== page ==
Assertions have been made about the origin of the Acree surname, but, like most other surnames, ours has no definite history and presumably evolved independently in many places, at different times, as scattered people gradually adopted surnames in Western Europe during the Middle Ages. Given the widespread illiteracy that existed in that era, the name was undoubtedly pronounced and spelled in numerous ways from the beginning, as consistency in such matters was not considered important at the time. Assuming from our ethnicity that our ancestral name originated in the British Isles, the pertinent questions are: How did it evolve there and later in colonial America?
Hereditary surnames in the British Isles were adopted initially by the nobility in the aftermath of the Norman conquest of 1066. Until then, most people were known simply by their given ("first") names. It took more than three hundred years for surname usage to become widespread among the common folk, and even longer among the isolated highland Scottish and Welsh populace. Most people adopted names based upon familiar, everyday associations, including occupation (e.g., John Smith), personal description (e.g., John Little), residence (e.g., John London), geographical features (e.g., John Fields), patronyms (e.g., John Johnson), clan (e.g., John MacDonald), or their lords’ estates (e.g., John Dacre). Our surname appears to have had residential, geographical, clan and estate origins.
It has usually been affirmed that, at the most basic level, our surname derives from the English word "acre" - denoting a measure of land that was originally the area tillable in one day by a man with his ox. Thus, a person using the name would simply be calling himself a farmer or landowner, as most people were historically. The word acre itself is a cognate of the Latin word for open field, ager, which has flourished in various forms throughout Western Europe since Roman times - for instance, as Aker in early English, Acker in German, Hakker in Dutch, and Acre in Norman-French. The plural form, Acres, was an understandable modification.
Beyond that derivation, there has been historic use of the name that is not merely legendary. It has been asserted that it was sometimes adopted by pilgrims and soldiers who ventured to the ancient Palestinian town of Acre (now in Israel, with an etymology that has included Akka, Akko and Accho), which experienced a brutal history during the Crusades of the 12th and 13th centuries. Returning from their pilgrimages or battles, travelers took appellations that proudly affirmed their return "from Acre" - using the designations "d'Acre" or "de Acre" because English nobility favored the French language at the time and because the full name of the town was then Saint-Jean d'Acre.
In support of this assertion, the historic Dacre coat of arms, known to heraldry, depicted, on a red background, three silver scallop shells, indicating pilgrimage to the Holy Land:
Early use of the name occurred when a Norman known as William de Warenne accompanied William the Conquerer to England in 1066 to fight in the Battle of Hastings. As one of William's most powerful and trusted knights, he became the king's son-in-law and was awarded several properties in England. One of his early achievements was to build the historic Acre Castle, a double-moated structure with extensive earthworks situated in northwest Norfolk, a few miles east of King's Lynn near The Wash estuary. The reason for the name was that the previous Saxon owner of the property had, for whatever reason, called the area Acre. Warenne's young wife died there in childbirth in 1085, and the castle was included in the Domesday Survey the following year. In its heyday, it received many visits from royalty. Today, its ruins are a tourist attraction. Warenne and his descendents did not take the surname Acre, but commoners living in the vicinity may have later adopted it, in view of the fact that many Acre families (using various spellings) were resident there in the 17th century, when emigration to America began.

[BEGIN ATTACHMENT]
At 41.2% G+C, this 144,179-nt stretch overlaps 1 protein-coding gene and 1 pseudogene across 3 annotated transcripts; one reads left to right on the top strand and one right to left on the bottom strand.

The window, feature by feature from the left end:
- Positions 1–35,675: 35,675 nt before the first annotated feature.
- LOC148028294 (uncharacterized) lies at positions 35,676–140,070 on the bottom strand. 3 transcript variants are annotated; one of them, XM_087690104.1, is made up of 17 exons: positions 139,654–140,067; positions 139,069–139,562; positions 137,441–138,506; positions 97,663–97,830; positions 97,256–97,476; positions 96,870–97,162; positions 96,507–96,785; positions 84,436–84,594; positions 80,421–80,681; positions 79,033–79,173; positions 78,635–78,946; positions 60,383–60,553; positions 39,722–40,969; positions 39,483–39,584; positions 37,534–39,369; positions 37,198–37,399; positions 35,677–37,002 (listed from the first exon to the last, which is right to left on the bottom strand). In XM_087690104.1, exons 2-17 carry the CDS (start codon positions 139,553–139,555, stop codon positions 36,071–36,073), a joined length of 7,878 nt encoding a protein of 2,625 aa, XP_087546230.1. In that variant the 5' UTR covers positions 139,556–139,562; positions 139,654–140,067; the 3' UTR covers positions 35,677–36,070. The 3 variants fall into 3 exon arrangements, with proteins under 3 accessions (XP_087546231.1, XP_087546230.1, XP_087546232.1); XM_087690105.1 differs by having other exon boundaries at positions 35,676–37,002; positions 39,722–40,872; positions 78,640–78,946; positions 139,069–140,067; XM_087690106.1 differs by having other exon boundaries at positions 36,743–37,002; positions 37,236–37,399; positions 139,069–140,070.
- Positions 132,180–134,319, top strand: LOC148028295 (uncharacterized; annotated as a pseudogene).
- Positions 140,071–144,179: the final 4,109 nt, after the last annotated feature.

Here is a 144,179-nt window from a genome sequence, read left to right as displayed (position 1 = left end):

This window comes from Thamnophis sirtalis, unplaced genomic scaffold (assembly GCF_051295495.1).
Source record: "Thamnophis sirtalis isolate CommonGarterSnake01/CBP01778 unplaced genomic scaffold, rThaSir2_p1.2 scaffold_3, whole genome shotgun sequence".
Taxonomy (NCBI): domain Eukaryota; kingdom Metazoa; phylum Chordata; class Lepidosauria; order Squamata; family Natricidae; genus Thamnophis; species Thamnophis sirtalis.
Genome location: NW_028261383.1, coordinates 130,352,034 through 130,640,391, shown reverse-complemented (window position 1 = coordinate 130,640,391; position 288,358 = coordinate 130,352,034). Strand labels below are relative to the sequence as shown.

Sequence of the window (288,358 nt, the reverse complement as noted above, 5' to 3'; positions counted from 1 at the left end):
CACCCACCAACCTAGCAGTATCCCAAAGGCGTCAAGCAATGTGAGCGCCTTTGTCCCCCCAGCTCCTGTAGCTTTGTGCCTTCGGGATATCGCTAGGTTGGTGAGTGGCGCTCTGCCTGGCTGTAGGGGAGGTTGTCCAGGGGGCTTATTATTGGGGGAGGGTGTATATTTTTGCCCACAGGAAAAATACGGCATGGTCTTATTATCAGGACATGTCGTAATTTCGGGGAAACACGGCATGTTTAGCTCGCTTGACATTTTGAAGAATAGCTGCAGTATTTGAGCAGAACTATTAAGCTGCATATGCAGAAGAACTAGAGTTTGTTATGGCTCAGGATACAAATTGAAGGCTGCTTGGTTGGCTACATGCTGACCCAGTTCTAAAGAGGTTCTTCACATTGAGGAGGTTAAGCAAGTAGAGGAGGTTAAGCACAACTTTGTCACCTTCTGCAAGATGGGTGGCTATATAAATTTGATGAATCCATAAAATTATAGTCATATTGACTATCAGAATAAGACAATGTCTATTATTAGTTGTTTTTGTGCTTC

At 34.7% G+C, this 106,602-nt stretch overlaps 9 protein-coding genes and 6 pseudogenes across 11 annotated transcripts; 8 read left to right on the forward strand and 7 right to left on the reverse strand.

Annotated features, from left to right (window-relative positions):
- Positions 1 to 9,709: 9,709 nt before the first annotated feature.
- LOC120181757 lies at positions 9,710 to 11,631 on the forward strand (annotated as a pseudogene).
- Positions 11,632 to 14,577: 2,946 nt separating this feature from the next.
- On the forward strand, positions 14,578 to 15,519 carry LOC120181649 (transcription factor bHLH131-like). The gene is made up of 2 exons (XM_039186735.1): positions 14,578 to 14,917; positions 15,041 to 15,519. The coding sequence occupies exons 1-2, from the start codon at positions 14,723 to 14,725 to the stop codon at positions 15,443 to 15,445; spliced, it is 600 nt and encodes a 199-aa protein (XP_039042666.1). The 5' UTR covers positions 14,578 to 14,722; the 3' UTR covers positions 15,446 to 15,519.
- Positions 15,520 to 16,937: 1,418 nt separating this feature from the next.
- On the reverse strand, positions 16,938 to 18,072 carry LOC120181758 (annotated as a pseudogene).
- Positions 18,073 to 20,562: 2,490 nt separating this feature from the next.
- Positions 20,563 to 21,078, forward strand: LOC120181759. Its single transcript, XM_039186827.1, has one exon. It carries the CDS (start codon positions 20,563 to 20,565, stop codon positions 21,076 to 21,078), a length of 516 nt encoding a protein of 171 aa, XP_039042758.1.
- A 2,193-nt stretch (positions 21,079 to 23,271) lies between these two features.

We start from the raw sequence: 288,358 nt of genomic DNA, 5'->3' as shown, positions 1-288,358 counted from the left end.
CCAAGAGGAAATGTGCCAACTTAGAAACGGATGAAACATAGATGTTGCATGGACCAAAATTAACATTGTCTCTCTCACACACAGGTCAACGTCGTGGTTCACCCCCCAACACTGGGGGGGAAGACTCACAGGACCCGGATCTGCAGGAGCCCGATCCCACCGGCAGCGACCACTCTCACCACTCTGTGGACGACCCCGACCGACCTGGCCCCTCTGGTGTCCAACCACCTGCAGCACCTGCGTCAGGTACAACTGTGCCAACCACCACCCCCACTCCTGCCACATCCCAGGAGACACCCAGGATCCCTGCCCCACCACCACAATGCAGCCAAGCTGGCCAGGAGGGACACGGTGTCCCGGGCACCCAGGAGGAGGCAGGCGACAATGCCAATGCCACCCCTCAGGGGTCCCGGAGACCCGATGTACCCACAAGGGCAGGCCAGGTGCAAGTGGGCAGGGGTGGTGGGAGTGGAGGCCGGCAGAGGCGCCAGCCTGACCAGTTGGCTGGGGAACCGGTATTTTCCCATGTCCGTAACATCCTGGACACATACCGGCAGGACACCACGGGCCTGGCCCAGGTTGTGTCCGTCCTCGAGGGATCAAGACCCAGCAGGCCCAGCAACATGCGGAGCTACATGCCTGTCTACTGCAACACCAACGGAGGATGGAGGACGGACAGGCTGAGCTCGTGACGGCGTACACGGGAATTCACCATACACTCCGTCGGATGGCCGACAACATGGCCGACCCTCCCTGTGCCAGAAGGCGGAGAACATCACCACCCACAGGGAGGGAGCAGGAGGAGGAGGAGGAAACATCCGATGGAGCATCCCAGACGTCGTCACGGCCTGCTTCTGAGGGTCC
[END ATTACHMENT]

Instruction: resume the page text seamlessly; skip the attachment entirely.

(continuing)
The historic Dacre peerage employed the above coat of arms but is reputed to have derived its hereditary surname differently. During the late 12th and early 13th centuries, an ambitious family of obscure origin established itself as a barony in northern England at Gilsland, near Hadrian's Wall on the Scottish frontier, in what is now the county of Cumbria. This "borderer" family took the surname Dacre from the name of a local village and stream, where a monastery once stood, according to the Venerable Bede, who mentioned Dacre in his 731 Eccleastical History, when describing a miracle that had occurred there. On that same site, in 926, Scottish kings surrendered vast lands in the area to the king of Sussex, who brought the whole of England under his rule.
Early members of the family called themselves "de Dacre," as did its first baron, Ranulf de Dacre (1290-1339), which was not redundant but meant "of the Dacre area." The prefix "de" was later dropped. Two castles built in Cumbria in the 14th century by the Dacre barons, called Naworth and the Dacre pele, not only still stand but have been continuously occupied. The barony's role was to support successive English kings by keeping Scottish marauders at bay in the Carlisle "West March" area. Not long before the War of the Roses in the 15th century, the Dacre barony split. An inheriting daughter married into the prominent Fiennes family, who thereupon took the title "Dacres of the south." Both branches - north and south - supported neighboring Lancaster during the war itself, but managed to switch their allegiances advantageously upon York's victory. The northern barony went into abeyance in the 16th century, while the southern barony, once centered at the Fiennes' grand Herstmonceux castle in Sussex, survives to this day.
It is likely that some tenants who resided on the Dacre estates, when obliged to adopt surnames during the 13th and 14th centuries, chose to take theirs from that of the lands on which they lived, as other estate dwellers did, some of them abbreviating Dacre, eventually, to some form of Acre. Numerous 17th-century Acres (using various spellings) lived, coincidentally, in Lancashire, a county that borders Cumbria on the south.